What is an ENT?

ENT doctors can treat conditions that affect head and neck systems specifically with the ears, nose, and throat. They can treat ear problems such as hearing loss and tinnitus, they treat issues with the nose such as allergies and sinusitis, as well as the throat including difficulty swallowing and voice changes.

As a speech language pathologist we often evaluate a client who may sound hypernasal or hyponasal speech, but are unsure of what to do next. An ENT referral can help rule out any ear, nose, or throat disease/conditions that can be affecting a child’s speech.

Red Flags that would warrant an ENT referral:

  • Chronic mouth breathing
  • Chronic ear infections
  • Chronic respiratory infections
  • Persistent gravel vocal quality, strained vocal quality
  • History of vocal abuse
  • Hypernasal and/or hyponasal vocal quality
  • Symptoms of sleep-disordered breathing
  • Persistent colds

How do enlarged tonsils impact speech?

  • Enlarged tonsils and/or adenoids often result in an occluded airway that forces a child to mouth breathe versus nasal breathe 
  • Studies show that mouth breathing is correlated with significant changes to the face and mouth, including a high and narrow palate, low oral rest tongue posture and a narrowing airway

Enlarged tonsils/adenoids can change the structure of a child’s mouth:

  • Large tonsils and/or adenoids can push the tongue forward and out of the mouth because there is not enough room to fit the tongue inside
  • They may also change how the voice sounds (e.g., not enough air coming out).  Your child may sound like they are sick with a blocked nose
  • Enlarged tonsils can also lead to sleep disturbances such as snoring or obstructing the airway during sleep


  • Hyponasal speech is when your child sounds like they have a cold. This happens when insufficient air leaves the mouth or nose during speech production.
  • In more severe cases, hyponasality co-occurs with denasalization of nasal consonants (/m/, /n/, and /ŋ/), making them sound more oral in quality (e.g., /b/ for /m/, /d/ for /n/, and /ɡ/ for /ŋ/)
  • Enlarged adenoids are almost always the cause of hyponasal speech, because the inflamed tissues block the air passage in the nose. This also leads the child to mouth breathe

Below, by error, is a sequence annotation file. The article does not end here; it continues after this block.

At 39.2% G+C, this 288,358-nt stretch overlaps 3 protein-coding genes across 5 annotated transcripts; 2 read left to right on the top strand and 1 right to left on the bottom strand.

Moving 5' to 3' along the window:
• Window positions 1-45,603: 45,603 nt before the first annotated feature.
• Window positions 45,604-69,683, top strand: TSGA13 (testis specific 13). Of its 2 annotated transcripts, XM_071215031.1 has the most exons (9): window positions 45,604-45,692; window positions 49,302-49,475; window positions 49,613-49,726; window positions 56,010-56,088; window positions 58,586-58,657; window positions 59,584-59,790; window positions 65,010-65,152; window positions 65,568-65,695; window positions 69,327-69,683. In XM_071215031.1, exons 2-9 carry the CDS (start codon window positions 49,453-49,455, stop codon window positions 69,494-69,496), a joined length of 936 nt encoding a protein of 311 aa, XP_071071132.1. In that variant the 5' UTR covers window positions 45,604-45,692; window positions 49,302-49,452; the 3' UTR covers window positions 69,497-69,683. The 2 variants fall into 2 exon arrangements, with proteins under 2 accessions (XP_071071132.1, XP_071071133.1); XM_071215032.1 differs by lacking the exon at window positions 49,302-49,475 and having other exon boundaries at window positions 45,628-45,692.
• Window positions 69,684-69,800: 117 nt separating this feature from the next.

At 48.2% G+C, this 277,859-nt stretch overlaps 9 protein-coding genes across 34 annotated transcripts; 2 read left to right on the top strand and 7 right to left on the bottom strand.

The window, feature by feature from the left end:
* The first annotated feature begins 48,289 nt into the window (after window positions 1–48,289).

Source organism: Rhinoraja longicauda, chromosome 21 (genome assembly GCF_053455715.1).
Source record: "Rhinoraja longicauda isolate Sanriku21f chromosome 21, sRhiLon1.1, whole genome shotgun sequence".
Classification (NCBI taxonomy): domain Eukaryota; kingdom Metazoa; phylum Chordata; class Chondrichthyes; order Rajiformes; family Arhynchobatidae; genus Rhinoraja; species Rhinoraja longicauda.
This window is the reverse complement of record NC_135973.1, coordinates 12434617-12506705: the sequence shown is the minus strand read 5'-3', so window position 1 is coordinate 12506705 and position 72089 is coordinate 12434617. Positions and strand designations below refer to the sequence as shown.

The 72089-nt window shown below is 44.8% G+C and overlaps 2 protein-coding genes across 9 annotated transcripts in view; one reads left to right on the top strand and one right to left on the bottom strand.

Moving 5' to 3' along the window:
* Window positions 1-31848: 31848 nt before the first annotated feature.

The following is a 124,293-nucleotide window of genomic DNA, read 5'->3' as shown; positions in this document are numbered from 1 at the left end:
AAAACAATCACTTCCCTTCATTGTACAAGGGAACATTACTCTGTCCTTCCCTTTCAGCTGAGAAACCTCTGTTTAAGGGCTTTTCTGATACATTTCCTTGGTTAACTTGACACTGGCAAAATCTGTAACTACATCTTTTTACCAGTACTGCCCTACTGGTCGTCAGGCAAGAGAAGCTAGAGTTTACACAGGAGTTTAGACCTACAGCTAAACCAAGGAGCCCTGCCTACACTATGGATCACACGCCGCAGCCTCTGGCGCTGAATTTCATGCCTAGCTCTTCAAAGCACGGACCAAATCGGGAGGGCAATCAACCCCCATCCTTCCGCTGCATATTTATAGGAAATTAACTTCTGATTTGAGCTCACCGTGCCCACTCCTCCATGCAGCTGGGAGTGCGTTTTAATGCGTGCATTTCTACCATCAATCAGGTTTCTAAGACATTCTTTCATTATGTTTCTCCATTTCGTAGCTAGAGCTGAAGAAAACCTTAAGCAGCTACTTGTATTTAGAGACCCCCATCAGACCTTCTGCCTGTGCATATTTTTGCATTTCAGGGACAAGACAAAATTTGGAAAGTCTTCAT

• Common causes of hyponasality are: adenoids, common cold, nasal allergy
  • Treatment: surgical management for hyponasality involves procedures to correct anatomical sources of obstruction
    • Procedures include: tonsillectomy/adenoidectomy, removal of nasal polyps, surgery to correct deviated septum, surgical removal of tissue or bone of the nasal passage, surgical reconstruction to enlarge stenotic nares.


  • Hypernasal speech on the other hand, occurs when too much air leaves the nose while the child is talking.
  • A child can have trouble pronouncing the letters “b”, “k”, “s” or vowels like ‘a’ or ‘e.’ This often happens in children with cleft palate issues or poor muscle control like in cerebral palsy
  • The ENT might also perform X-rays and a study of the nasal airflow called a Nasometry test
  • Common causes of hypernasality are: post adenoidectomy, velopharyngeal port sufficiency (VPI), Cleft or soft palate
  • Treatment: Surgical management is the most common treatment for hypernasal speech due to velopharyngeal insufficiency (structural) and may also be used to treat oronasal fistulas that are symptomatic for speech.
    • Procedures include: pharyngeal flap and pharyngeal wall augmentation

What should a speech therapist look for:

  • When assessing a child’s speech, a speech pathologist will look at how a child’s oral structures are developing. If they notice any of the following things, this may warrant a referral to an ENT:
    • Nasal quality of the voice (either too much air or not enough air coming out when talking)
    • Mouth breathing
    • Tongue thrust
  • Obtaining speech sample to look for:
    • signs and symptoms of resonance disorder, including sounds affected, consistency of symptoms, and severity
    • presence of nasal emission (obligatory or learned)
    • presence and type of articulation errors